If you're ready to take your entertaining up a notch or two, get our tips on designing and orchestrating a multi-course dinner party that's sure to impress your friends and family in delicious style.
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With planning, patience and practice, you can pull off a seemingly effortless multi-course meal.

If you've already rule the neighborhood potluck and can pull off family-style spreads for a crowd, you're probably ready for a new entertaining challenge. There's no better way to show off your cooking -- and hosting -- skills than to design and execute a multi-course dinner menu. We're not saying it will be easy, but with forethought, practice, and a few tips, you'll be able to organize your courses so that food stays warm, diners feel satisfied, and the meal goes off without a hitch.

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Light, bright dishes such as this lemon-and-pine-needle sorbet make great starting courses and palate cleansers.


Before you start searching your recipe collection, determine how many courses you want to serve. Even a professional chef can only whip up five or six courses on their own, so if you don't have a friend or partner as your sous chef, you may want to limit your menu to three or four courses.

Now it's time to come up with a list of potential recipes. Include a variety of dishes: balance out heavy, rich courses with light, bright palate cleansers, and for every labor-intensive showstopper, include one or two simple plates you can prep in advance. Having trouble getting started? Try organizing your menu around a theme-the season, a recurring ingredient or your favorite cuisine, for example. If you're feeling adventurous, surprise your guests with novel takes on old favorites: a deconstructed cheesecake, say, or a modern twist on a crowd-pleasing crown roast.

As you start to finalize your menu and plan your shopping list, remember that when serving multiple courses, you'll want to keep portions small and generously seasoned. This will ensure the meal stays interesting -- and your guests aren't too full before the crown roast is served.

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Use simple, easy-to-prepare courses to bookend elaborate plates such as this updated take on boeuf bourguignon.


Now that you've decided on the courses, it's time to put them in order. There's no need to conform strictly to the standard appetizer, entree and dessert sequence, but there's wisdom to be found in the classics: If you start with light dishes, work up to richer dishes and finish off with a delicate flourish, you'll give the meal a satisfying arc.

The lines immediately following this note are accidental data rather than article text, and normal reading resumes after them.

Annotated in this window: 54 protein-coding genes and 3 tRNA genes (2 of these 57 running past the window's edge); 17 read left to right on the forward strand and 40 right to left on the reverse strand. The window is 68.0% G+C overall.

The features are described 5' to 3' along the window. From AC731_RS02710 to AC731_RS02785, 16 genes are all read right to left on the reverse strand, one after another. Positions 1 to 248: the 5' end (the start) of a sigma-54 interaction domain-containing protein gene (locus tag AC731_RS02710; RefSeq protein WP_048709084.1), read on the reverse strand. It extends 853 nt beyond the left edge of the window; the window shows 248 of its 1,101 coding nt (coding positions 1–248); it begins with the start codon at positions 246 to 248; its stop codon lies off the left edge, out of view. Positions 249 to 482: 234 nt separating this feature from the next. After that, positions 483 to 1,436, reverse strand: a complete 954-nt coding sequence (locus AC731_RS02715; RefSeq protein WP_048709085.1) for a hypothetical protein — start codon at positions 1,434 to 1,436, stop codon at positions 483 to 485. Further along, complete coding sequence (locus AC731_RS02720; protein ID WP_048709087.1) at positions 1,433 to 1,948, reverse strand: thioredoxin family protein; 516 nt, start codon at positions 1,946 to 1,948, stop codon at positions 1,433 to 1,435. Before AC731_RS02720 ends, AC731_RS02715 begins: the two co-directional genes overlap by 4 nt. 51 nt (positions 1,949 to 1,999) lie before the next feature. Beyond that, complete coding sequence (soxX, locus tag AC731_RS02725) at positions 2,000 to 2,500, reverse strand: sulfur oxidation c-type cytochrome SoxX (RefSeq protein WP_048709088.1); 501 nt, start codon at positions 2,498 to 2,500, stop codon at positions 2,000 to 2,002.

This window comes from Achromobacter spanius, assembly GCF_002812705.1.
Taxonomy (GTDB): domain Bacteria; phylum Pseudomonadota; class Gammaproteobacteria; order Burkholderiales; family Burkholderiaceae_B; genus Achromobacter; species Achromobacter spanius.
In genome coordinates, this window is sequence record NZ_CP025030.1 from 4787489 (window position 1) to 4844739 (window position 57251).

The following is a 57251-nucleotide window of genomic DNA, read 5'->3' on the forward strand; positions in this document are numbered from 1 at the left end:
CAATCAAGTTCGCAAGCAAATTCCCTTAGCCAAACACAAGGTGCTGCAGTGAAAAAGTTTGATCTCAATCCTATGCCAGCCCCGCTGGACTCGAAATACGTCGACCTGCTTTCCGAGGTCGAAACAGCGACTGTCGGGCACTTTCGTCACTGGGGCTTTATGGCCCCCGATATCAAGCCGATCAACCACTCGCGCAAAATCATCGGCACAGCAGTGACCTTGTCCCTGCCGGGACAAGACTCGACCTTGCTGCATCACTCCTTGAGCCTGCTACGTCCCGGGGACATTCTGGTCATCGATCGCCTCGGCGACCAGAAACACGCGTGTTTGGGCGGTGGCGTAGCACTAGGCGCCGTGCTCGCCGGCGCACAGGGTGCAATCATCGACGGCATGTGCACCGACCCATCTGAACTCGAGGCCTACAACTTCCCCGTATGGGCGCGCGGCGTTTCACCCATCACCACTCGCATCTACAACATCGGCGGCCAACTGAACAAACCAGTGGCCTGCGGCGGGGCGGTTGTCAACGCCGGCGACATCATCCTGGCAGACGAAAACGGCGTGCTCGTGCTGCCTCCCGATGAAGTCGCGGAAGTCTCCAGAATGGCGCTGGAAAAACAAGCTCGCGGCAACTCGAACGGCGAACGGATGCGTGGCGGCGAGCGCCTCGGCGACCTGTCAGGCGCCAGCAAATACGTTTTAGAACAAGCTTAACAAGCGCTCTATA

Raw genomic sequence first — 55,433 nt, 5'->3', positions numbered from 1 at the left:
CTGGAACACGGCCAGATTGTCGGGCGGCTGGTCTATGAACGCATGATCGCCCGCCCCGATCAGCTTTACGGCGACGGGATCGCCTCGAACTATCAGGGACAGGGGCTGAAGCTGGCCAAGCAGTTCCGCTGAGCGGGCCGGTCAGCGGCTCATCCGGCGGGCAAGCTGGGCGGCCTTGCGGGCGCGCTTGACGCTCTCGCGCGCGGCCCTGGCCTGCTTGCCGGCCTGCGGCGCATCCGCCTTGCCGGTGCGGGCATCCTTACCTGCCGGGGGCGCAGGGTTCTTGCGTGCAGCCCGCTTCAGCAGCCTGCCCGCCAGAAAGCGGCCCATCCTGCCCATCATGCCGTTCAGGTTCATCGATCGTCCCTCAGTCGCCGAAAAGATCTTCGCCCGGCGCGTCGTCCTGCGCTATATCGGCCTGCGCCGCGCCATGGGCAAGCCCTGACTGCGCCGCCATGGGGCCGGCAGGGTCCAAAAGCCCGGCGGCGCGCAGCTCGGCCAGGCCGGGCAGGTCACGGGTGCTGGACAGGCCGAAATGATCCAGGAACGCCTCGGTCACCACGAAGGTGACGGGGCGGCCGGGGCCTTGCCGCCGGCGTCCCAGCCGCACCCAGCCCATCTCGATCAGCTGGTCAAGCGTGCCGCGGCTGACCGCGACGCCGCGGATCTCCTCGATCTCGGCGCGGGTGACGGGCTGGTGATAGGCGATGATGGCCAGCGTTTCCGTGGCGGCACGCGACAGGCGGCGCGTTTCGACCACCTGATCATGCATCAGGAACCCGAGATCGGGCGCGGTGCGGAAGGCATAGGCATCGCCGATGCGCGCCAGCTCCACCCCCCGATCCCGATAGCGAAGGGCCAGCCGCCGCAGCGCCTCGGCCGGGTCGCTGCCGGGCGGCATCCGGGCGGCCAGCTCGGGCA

As you consider the diner's experience, don't forget your own. To keep your guests' appetites whetted, you'll need to send out a new course every 10 minutes or so, which means two complex dishes in a row can easily kill your rhythm. Start with dishes you can prepare mostly in advance, such as broths, breads, sorbets or simple sous vide-cooked meats, to give yourself time to finish labor-intensive middle courses.

Also consider each course's touch points: the last-minute actions that take it from the pan to the plate. A homemade bread course may have just two touch points: slice and arrange on serving dishes. But a showy beef dish may have several: slice, plate, garnish with microgreens, sprinkle with fresh herbs, drizzle with a balsamic reduction, and dust with sea salt. If a certain course has a long list of touch points, give it some breathing room by serving simple dishes beforehand and afterward.


Once your dinner menu is set, it's time to finish your preparations. Write down as much as you can: shopping lists, the steps you'll need to complete both in advance and on the day of, and any other useful information, such as guests' dietary restrictions. Then gather all the necessary equipment, utensils, and serving dishes -- plus a few extra, in case you drop a fork or shatter a bowl. Finally, practice, practice, practice! The more you prepare, the more quickly you'll get into the groove on the day of the party -- and the more you'll be able to enjoy turning your careful planning into a meal your guests will rave about for months to come.


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